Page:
I must say I find your comments very ill informed David.
I would have to say, on reflection, it was also some of the reactions to your facebook page that prompted my comment. I think it would have been good to involve someone experienced in insurance / insurance law and a snow professional such as a guide or instructor in your discussions with the insurance companies (I’m assuming your are not a guide or ski instructor or an insurance expert). You still can still do that and I think that would add real value to the conversation.
I haven’t really seen any tightening of “punter” policies over the last 5 years. The get-out clauses do not seem to have changed much and are certainly are the same as CNA (a big insurance underwriter) had in place at the time of the Tignes accident in the spring 2005. The policies are clearly not aimed at serious off-piste skiers but at holiday skiers who will be dabbling, probably with an instructor or guide. They have been and clearly still are a minefield for anyone going off piste when the avalanche risk is significant, level 3 or above. What insurers maybe haven’t caught up with is just how many of their clients are now doing serious adventure skiing, maybe with their mates.
If you think of the insurance business as mutualizing risk then as long as the payouts for incidents are less than the money earned from premiums the insurer is happy and they don’t have to worry about the details of individual incidents and don’t have to worry about the so called get out clauses. This seems to be the basis that CN operate under as their is no mention of exclusions in their policy document, at least if you are in France. What they have to watch out for though is the “black swan” type event where they have a huge payout, maybe 3 people killed after their client triggers a slide (something like the Swiss event we’ve discussed) or a change in attitude such as more people skiing off piste or touring (which ties into your concerns).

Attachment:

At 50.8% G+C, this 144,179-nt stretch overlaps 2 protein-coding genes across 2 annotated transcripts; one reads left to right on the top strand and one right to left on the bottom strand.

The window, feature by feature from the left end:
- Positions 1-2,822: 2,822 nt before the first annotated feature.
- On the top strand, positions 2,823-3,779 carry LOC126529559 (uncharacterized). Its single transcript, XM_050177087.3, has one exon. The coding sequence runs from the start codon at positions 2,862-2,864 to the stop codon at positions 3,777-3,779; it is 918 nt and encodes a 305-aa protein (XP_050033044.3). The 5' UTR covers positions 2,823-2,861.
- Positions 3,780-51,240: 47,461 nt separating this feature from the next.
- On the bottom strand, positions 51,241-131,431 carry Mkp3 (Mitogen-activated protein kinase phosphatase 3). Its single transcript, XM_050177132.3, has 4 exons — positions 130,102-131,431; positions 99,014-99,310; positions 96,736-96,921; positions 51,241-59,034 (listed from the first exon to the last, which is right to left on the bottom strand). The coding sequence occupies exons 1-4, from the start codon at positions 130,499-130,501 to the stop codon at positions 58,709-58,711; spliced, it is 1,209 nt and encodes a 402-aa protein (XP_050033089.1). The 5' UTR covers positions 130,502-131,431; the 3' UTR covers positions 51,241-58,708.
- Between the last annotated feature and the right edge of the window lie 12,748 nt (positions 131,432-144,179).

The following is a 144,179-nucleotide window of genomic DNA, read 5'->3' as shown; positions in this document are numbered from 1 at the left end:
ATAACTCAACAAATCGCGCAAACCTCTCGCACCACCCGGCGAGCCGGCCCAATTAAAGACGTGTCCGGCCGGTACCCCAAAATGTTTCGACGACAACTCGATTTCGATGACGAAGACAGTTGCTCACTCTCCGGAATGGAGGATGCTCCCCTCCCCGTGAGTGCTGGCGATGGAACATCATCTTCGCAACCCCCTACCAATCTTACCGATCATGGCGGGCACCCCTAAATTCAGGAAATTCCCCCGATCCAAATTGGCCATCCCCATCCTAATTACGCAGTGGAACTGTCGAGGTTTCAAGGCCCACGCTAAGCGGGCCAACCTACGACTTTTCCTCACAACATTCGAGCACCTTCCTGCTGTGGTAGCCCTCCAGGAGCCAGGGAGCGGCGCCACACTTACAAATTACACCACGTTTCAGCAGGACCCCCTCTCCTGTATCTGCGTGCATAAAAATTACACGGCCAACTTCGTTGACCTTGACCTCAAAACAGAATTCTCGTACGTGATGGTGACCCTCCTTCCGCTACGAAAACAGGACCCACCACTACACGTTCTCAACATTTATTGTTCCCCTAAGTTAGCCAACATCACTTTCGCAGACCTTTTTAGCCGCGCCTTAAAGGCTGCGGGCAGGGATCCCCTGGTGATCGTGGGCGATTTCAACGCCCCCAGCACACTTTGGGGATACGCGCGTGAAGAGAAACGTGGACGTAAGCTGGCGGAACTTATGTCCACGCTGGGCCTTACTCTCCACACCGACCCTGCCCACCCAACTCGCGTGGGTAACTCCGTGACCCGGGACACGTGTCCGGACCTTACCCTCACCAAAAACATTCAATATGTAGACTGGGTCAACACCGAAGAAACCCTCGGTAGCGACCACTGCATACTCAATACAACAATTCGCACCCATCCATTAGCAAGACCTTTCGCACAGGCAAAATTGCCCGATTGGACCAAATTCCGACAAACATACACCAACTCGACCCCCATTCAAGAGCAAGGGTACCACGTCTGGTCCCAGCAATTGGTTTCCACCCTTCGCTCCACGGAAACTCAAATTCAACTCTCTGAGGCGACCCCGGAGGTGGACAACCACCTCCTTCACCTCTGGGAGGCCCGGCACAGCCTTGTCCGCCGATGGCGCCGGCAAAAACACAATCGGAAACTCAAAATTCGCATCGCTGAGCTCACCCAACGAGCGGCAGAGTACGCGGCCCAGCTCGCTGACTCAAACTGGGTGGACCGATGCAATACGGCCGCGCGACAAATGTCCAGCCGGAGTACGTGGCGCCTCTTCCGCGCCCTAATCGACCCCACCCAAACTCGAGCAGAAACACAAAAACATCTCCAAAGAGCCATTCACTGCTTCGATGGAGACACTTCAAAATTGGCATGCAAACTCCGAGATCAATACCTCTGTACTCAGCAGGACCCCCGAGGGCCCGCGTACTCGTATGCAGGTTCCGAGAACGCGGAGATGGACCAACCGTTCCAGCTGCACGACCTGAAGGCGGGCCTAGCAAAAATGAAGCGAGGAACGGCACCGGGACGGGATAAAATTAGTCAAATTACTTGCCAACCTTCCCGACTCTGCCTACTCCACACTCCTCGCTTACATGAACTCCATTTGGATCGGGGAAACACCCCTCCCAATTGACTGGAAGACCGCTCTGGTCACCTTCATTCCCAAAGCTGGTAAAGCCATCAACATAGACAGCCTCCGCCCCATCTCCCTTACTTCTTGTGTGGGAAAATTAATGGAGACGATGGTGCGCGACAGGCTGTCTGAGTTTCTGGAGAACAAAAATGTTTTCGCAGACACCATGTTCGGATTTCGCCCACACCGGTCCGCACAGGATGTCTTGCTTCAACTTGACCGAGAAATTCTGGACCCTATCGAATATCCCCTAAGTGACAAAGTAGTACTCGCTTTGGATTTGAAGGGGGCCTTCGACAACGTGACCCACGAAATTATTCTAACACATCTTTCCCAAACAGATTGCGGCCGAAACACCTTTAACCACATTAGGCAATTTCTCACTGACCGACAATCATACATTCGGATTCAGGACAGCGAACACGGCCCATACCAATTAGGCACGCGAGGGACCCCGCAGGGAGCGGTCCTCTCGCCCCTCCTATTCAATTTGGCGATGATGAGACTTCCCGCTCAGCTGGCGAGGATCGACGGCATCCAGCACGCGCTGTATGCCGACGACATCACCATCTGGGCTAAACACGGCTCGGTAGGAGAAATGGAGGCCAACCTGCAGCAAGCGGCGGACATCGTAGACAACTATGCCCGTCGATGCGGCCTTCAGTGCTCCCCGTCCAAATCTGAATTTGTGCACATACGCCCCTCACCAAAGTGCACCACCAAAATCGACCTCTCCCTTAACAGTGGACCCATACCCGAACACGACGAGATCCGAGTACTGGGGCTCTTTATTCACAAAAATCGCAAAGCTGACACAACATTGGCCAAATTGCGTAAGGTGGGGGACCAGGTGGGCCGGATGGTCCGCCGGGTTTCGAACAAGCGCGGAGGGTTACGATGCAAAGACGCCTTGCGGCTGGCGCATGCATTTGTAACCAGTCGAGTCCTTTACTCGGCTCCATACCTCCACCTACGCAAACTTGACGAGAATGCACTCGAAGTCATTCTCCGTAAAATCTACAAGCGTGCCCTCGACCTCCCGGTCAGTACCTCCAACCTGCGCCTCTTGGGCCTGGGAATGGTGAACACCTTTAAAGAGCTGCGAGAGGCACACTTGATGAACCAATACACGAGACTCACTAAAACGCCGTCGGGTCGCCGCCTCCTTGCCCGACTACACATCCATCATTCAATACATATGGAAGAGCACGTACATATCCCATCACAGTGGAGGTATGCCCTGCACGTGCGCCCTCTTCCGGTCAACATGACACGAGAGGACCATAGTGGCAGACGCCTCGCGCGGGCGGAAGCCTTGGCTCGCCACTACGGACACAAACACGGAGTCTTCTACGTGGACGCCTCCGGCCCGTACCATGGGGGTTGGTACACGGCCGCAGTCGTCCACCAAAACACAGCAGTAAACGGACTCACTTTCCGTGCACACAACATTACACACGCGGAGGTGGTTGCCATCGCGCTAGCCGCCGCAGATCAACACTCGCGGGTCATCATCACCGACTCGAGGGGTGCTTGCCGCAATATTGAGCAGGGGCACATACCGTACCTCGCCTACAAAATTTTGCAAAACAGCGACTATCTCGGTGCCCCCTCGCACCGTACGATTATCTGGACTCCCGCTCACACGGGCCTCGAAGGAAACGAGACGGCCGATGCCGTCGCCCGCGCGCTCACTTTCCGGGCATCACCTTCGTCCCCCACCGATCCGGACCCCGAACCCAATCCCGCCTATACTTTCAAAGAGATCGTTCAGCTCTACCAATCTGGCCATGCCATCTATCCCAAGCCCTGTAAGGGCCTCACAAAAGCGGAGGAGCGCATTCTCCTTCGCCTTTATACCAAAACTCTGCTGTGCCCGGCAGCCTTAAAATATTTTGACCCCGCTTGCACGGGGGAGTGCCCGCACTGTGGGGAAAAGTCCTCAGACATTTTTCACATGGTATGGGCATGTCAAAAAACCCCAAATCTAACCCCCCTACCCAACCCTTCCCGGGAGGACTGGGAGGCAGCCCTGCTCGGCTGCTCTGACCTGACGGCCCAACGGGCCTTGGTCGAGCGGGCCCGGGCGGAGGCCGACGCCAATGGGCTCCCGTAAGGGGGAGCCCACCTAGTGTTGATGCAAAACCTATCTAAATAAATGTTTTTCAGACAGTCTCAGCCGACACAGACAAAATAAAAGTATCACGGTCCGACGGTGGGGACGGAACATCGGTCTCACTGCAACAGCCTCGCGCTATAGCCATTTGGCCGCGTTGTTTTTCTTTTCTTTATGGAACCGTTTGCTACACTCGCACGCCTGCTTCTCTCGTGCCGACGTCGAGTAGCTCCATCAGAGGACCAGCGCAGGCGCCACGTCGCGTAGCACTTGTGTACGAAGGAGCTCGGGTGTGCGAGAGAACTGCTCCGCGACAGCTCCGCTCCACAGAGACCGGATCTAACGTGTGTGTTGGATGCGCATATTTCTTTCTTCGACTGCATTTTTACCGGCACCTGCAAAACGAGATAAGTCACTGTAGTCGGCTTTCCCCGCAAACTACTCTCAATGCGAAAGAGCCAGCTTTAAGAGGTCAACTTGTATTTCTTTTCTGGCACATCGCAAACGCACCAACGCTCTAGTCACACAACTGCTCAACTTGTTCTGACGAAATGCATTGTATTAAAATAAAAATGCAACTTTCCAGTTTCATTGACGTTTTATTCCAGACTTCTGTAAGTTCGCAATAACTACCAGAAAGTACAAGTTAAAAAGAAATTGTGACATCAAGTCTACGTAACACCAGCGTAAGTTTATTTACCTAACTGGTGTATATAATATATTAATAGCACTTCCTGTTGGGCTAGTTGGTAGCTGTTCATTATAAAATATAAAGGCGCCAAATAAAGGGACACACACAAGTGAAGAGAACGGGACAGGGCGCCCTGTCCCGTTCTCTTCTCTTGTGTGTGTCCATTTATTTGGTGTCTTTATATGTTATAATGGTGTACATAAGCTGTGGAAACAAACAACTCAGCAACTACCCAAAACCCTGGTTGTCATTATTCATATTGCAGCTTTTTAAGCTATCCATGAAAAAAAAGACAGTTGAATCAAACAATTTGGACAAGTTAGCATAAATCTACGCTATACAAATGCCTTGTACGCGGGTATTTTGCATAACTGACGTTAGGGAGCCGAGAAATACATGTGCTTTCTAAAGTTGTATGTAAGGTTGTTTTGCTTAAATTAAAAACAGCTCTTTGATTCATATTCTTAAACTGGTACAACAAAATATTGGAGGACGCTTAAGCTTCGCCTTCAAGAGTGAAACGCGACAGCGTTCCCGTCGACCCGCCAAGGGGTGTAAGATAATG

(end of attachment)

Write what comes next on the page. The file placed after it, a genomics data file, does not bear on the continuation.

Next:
Where I think “you” (or people on your FB page) have made an error, and I respect your right to disagree, is to look at these policies, get some feedback from insurers then try to make interpretations as to what that means. Here is an example
So my interpretation of this is, yet another company saying, do not ski in avalanche level 4 (significant risk) and you must always carry avalanche safety equipment on all occasions when off piste.
Here you are interpreting the insurance company’s wording of significant risk as avalanche level 4. So for the thousands of readers of that forum you’ve distilled a highly complex subject down to a 1 - 5 scale which most of them probably don’t understand and so I believe that my comments are justified.
To conclude, and in my humble opinion. I think your research will be invaluable but now close the loop and get some field experts involved and also recognize that you are an authority figure for many people and should be careful how your words will be used and interpreted.